I hate Ohio State as much as the next guy, but burying our heads in the sand and pretending like they're not recruiting at an all time level is asinine. 

That being said, I still have my doubts about Meyer's longterm plans for a program and his ability to keep a program fresh. If you think of us as Florida State, and Ohio State as Florida, it makes everything seem a lot better and that may be biased as hell but sue me. 


July 1st, 2016 at 7:45 AM ^

I don't buy the whole FSU comparison thing...  Sure, on a macro level that comparison may be valid.  But details come into play in the real life, and the details between Meyer's situation in Floriduh and at OSU are very different.  I just don't see him 'burning out' now, like he did at UF.  He's not afraid of competition - thinking about JMFH at night isn't going to scare him out of that truck stop.  It's Harbaugh's job to bring Michigan up to that level (he's doing it), and Meyer's job to keep OSU where it is now.  I see nothing that says both won't happen...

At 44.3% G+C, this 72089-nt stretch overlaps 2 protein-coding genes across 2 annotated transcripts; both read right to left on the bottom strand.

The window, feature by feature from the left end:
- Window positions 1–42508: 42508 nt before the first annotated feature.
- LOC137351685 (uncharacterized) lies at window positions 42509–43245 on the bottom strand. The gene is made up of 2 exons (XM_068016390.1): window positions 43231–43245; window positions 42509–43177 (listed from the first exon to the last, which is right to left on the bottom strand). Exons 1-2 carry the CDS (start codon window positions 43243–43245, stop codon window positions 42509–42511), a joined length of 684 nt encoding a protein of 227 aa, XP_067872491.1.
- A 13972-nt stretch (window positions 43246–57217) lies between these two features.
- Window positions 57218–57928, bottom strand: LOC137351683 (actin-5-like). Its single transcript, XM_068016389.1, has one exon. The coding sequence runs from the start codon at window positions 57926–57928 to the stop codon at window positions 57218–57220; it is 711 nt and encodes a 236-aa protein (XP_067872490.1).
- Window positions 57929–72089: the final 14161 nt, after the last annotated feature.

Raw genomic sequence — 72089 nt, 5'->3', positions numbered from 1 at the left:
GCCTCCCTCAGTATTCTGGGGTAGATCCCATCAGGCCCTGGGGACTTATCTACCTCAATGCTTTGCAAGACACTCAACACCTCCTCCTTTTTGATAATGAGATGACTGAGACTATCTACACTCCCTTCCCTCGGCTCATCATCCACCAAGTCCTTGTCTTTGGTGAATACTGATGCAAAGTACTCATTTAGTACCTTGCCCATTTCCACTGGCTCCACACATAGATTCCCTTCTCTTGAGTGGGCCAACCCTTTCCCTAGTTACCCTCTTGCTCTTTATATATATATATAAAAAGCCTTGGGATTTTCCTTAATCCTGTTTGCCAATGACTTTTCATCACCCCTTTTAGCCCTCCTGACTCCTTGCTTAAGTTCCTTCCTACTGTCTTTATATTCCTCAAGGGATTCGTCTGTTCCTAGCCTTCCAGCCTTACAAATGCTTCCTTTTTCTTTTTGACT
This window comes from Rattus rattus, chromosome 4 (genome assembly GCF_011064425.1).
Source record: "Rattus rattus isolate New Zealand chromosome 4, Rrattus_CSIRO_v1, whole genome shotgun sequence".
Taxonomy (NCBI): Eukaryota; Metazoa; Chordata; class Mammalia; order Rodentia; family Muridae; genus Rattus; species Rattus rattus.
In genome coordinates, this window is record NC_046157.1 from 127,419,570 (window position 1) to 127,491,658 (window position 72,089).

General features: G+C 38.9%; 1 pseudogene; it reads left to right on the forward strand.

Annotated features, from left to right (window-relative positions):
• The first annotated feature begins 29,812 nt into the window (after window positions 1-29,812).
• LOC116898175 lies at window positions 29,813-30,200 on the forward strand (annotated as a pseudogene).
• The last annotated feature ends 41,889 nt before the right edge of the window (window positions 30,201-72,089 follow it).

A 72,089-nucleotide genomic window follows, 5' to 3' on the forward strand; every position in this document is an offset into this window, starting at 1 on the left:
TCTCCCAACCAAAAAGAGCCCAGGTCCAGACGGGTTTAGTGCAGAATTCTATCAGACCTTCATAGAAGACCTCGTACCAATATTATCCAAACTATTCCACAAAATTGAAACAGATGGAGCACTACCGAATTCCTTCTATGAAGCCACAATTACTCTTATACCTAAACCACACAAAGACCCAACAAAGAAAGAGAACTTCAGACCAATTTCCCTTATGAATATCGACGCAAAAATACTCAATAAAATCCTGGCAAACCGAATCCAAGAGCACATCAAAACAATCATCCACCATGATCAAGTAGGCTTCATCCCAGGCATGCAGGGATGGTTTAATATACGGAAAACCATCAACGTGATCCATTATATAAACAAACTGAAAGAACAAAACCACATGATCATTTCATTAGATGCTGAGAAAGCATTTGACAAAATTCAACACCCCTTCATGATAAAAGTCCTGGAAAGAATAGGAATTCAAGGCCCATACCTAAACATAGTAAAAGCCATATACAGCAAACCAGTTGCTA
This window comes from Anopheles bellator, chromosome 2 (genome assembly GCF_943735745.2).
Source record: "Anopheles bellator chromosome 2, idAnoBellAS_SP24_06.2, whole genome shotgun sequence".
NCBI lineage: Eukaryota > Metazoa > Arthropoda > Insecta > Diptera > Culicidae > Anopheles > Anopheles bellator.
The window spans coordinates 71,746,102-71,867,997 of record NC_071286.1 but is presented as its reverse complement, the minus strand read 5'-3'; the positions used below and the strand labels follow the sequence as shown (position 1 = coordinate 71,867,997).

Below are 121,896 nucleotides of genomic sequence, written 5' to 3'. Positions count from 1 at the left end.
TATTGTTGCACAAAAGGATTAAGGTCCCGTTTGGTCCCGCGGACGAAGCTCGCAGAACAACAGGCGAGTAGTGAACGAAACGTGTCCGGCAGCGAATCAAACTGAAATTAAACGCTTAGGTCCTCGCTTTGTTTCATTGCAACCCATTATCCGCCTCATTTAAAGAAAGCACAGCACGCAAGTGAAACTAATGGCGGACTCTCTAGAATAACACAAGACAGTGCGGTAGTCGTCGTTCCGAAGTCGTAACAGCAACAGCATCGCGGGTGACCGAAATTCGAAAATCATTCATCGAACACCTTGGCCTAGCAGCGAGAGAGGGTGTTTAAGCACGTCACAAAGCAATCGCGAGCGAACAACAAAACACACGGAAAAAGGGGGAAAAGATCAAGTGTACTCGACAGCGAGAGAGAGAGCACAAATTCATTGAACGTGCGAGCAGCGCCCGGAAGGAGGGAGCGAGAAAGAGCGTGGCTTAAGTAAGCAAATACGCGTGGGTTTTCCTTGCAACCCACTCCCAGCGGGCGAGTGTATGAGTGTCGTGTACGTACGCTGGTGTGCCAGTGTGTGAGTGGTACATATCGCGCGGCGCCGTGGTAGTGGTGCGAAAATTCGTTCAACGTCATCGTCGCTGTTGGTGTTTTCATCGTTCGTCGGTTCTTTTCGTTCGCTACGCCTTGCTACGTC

And fuck you for making me defend that pompous prick - regardless of how much I may like your point!


June 30th, 2016 at 4:10 PM ^

I like looking at average star/player better, and OSU is clearly in a class of their own right now.  Their average star per player is 4.14.  No one else is even close when it comes to average star per player.  UM actually comes in 3rd at average star per player with a 3.47.